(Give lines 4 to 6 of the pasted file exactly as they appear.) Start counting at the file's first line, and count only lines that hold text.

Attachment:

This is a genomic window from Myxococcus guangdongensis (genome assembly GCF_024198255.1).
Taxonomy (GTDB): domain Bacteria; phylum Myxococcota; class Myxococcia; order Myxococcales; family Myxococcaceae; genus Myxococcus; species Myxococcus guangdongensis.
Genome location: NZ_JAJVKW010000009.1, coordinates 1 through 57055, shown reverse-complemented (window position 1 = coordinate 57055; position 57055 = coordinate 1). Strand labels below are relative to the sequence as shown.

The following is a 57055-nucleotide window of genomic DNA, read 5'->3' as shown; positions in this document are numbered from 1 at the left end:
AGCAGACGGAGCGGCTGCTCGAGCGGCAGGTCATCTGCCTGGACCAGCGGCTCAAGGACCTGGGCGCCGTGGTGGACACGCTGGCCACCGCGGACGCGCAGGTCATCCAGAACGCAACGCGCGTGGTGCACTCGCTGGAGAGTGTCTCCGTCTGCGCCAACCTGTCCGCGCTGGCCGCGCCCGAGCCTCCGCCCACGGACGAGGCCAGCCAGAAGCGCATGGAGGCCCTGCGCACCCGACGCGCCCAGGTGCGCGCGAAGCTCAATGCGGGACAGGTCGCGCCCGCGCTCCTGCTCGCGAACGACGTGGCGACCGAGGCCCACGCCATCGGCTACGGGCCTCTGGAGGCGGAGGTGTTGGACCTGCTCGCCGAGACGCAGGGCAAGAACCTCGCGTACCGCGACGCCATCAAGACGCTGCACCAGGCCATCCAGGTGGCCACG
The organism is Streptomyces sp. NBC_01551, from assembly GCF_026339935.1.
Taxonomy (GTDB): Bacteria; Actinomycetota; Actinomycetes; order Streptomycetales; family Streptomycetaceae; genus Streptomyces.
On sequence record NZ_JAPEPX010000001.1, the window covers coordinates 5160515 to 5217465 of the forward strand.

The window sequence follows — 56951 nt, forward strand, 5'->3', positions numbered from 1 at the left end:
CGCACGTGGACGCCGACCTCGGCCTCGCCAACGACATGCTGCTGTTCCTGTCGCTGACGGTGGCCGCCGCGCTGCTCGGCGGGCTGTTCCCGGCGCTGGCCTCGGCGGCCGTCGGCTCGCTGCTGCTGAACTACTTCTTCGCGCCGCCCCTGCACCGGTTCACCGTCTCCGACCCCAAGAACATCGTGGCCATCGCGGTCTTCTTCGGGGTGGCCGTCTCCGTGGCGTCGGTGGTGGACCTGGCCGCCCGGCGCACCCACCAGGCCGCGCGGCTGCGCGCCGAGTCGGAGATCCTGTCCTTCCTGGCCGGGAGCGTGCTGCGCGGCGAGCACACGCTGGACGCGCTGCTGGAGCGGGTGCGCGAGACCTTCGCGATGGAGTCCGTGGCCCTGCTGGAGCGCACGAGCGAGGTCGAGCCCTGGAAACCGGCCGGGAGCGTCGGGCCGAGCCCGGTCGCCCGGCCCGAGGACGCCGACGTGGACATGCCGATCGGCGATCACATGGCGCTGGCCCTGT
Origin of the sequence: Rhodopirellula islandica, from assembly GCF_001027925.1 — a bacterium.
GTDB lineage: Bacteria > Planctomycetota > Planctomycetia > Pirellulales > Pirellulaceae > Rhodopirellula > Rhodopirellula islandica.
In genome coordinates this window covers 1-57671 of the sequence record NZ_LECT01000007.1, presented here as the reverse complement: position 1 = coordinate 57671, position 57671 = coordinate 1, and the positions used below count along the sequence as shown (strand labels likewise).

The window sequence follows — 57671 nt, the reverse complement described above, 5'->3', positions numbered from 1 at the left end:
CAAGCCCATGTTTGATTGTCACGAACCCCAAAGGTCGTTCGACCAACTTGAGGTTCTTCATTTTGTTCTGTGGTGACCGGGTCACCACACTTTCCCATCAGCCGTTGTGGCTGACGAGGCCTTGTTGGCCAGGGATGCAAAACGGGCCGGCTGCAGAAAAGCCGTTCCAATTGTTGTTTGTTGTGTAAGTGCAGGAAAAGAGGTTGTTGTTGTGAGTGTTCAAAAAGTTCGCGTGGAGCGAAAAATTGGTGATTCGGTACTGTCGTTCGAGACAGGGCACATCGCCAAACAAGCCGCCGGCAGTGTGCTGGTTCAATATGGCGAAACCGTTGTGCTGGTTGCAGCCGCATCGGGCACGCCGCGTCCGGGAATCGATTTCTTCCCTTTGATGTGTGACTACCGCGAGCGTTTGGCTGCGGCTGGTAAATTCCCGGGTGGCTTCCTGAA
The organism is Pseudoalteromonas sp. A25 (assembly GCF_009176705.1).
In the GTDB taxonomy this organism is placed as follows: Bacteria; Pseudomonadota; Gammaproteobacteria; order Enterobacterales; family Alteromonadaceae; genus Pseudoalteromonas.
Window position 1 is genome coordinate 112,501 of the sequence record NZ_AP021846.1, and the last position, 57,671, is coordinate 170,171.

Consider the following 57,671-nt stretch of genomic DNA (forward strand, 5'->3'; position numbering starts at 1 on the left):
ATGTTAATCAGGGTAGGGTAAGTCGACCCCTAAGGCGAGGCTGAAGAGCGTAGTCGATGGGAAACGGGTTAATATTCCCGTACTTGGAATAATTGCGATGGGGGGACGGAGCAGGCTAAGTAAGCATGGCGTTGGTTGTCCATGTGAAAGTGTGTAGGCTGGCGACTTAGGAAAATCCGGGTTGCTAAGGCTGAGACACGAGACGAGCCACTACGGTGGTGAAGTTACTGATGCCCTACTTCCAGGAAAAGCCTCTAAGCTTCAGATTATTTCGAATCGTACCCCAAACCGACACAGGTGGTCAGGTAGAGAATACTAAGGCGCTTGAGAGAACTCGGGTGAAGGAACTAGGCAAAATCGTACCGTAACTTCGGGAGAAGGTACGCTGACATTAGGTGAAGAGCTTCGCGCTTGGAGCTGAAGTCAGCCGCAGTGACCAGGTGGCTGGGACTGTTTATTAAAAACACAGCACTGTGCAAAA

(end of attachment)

The following is a 57055-nucleotide window of genomic DNA, read 5'->3' as shown; positions in this document are numbered from 1 at the left end:
AGCAGACGGAGCGGCTGCTCGAGCGGCAGGTCATCTGCCTGGACCAGCGGCTCAAGGACCTGGGCGCCGTGGTGGACACGCTGGCCACCGCGGACGCGCAGGTCATCCAGAACGCAACGCGCGTGGTGCACTCGCTGGAGAGTGTCTCCGTCTGCGCCAACCTGTCCGCGCTGGCCGCGCCCGAGCCTCCGCCCACGGACGAGGCCAGCCAGAAGCGCATGGAGGCCCTGCGCACCCGACGCGCCCAGGTGCGCGCGAAGCTCAATGCGGGACAGGTCGCGCCCGCGCTCCTGCTCGCGAACGACGTGGCGACCGAGGCCCACGCCATCGGCTACGGGCCTCTGGAGGCGGAGGTGTTGGACCTGCTCGCCGAGACGCAGGGCAAGAACCTCGCGTACCGCGACGCCATCAAGACGCTGCACCAGGCCATCCAGGTGGCCACG
The organism is Streptomyces sp. NBC_01551, from assembly GCF_026339935.1.